LHHS grad plans release of first novel

Share:

By ANTHONY FLORES

Inspiration comes at random moments in life. Opportunity comes in the same fashion. To stand at the crossroads where they meet is rare. Fueled by inspiration, Liberty Hill High School graduate Samantha Carter is at that intersection and taking full advantage of it.

“My short story was one of the first short stories I ever wrote that was my own style of writing. I was still trying to figure out how I wanted to write, what I wanted to do. It was the first thing I ever wrote that felt completely like my own,” said Carter. “When I was approached to write a novel by New Degree Press and a program called the Creator Institute, I knew I wanted to make this a book. I wanted to lengthen my story.”

To Carter’s surprise, the small ember that grew into a full fire was sparked when she least expected it.

“My novel is called Searching for the Sun. I originally wrote it as a short story about two years ago,” she said. “In my class, we were reading John Steinbeck’s Of Mice and Men, and while I actually don’t like that book or his writing, I did love this emphasis on these two friends Lenny and George. I really connected with their friendship and how much they genuinely loved each other. I latched on to that, and in a few days, I had this 20-page short story.”

Inspired by the idea of friendship, Carter’s story revolved around the journey of two friends.

“The premise of the story is in the title. It’s about these two friends named Happy and Book who go on this journey to find where the sun lives,” said Carter. “They’re bonded by this isolation that they feel, so they come together and want to go on an adventure. They see this yellow thing in the sky and decide to find out where it is.”

Carter began writing at a young age and views her writing as a safe haven. For the young author, this is also a chance at introspection. It’s a way to ask and explore existential questions.

“The question I wanted to answer when I started expanding it into a novel was general mortality and what happens when we die. Where do we go?” said Carter. “I feel like there’s always an answer for something except for that. Through these two characters, I wanted to explore that question. It was my own self-assurance.”

Transforming Carter’s short story into a novel started with revisiting her original work.

“It was super fun. When I was approached to write the novel, I hadn’t touched the short story for a year at that point,” she said. “The first thing I did was read through the entire thing and made an outline of the story so I could go through it and figure out where I could expand and what I needed to add. A big thing I needed was the main antagonist. In the short story, there isn’t a set evil they’re up against. In the novel, I needed something more tangible that readers could experience.”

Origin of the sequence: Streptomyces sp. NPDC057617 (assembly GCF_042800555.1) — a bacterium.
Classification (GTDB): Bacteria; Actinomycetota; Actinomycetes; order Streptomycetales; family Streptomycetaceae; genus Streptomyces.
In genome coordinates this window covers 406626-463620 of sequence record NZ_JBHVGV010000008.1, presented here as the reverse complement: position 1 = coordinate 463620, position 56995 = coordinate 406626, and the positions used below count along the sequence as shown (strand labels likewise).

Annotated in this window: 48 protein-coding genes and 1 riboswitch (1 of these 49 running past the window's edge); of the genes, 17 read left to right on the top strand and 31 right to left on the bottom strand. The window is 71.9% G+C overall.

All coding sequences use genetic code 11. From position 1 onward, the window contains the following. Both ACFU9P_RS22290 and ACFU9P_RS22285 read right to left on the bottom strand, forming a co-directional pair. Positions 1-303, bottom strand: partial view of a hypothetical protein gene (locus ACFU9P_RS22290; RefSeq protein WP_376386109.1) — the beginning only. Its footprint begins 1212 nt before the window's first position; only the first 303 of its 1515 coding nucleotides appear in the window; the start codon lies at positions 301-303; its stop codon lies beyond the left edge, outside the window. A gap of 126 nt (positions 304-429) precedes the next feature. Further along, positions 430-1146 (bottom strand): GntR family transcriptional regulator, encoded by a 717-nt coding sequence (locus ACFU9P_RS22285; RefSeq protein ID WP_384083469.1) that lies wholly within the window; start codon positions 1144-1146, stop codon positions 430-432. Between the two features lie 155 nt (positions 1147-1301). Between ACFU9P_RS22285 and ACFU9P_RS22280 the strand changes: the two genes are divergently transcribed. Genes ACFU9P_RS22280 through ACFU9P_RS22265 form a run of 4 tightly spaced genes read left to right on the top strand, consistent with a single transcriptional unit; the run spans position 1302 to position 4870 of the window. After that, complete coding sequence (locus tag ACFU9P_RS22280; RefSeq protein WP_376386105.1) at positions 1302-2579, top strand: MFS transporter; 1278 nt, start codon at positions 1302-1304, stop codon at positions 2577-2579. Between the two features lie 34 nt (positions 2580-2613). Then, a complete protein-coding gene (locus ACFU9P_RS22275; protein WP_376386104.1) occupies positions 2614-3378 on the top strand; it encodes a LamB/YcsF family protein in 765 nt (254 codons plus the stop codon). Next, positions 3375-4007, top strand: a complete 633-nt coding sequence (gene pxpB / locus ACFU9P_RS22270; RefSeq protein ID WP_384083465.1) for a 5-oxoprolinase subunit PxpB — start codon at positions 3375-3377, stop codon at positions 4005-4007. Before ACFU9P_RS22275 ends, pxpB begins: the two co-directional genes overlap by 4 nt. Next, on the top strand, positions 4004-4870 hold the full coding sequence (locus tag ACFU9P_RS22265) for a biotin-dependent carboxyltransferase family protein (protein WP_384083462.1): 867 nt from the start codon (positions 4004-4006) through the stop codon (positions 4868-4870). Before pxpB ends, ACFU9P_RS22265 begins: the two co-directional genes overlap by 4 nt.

Understanding the need for an antagonist is one thing, but creating that character proved to be a real test.

“I had this character called the man; he was a godlike figure. When I was rereading and doing my outline, I saw that, and I realized he could be my bad guy,” said Carter. “I had to figure out how to create an antagonist. I needed to create another character, so I went from creating an outline to figuring out these new characters, who they are, and how they fit in.”

With her characters developed, the next move was to build up and create the world they inhabit.

“After all that, I had to do research. I spent a month and a half researching general things for the relationships in my characters,” said Carter. “One of the relationships I akin it to Stockholm Syndrome, so I had to do a bunch of research on that. I had to research the type of environment my characters live in and the terrain they travel through. There’s a huge research phase.”

Carter is learning more and more about writing styles through the process, finding her own unique style in the end.

“Instead of writing in order, I wrote completely nonlinearly,” said Carter. “I wrote the last chapter, then the second chapter, then the middle, and then the beginning. This style allowed me to not get exhausted with it, and it kept it fun and exciting for me. It almost feels like I have an obligation to write this novel well not only for my readers but for the characters I created.”

Writing a novel requires an extensive editing process. Carter is working with multiple editors and taking their advice to reach her goal.

“While I was writing, I had a developmental editor. He went through and edited my chapters kind of broadly. After that, I had another editor, and she really hammered it down and told me chapter by chapter what was up,” she said. “Following that, I had another editor. It’s editors galore. It’s a big thing I’m learning, the number of editors that are involved in the process.”

As the release of her novel in April approaches, Carter is preparing for several major upcoming events in her life. Along with her anticipated release, the 2020 LHHS alum is attending the Pratt Institute in Brooklyn.

“I was accepted into their writing program, and I’ll continue my writing in a college setting. In February, I’ll move up to New York with some family that lives there,” said Carter. “I’ll live with them and start saving some money. I’m excited to get there and start meeting people that share my creative interests. I’m ready to expand and learn from other people.”

Share: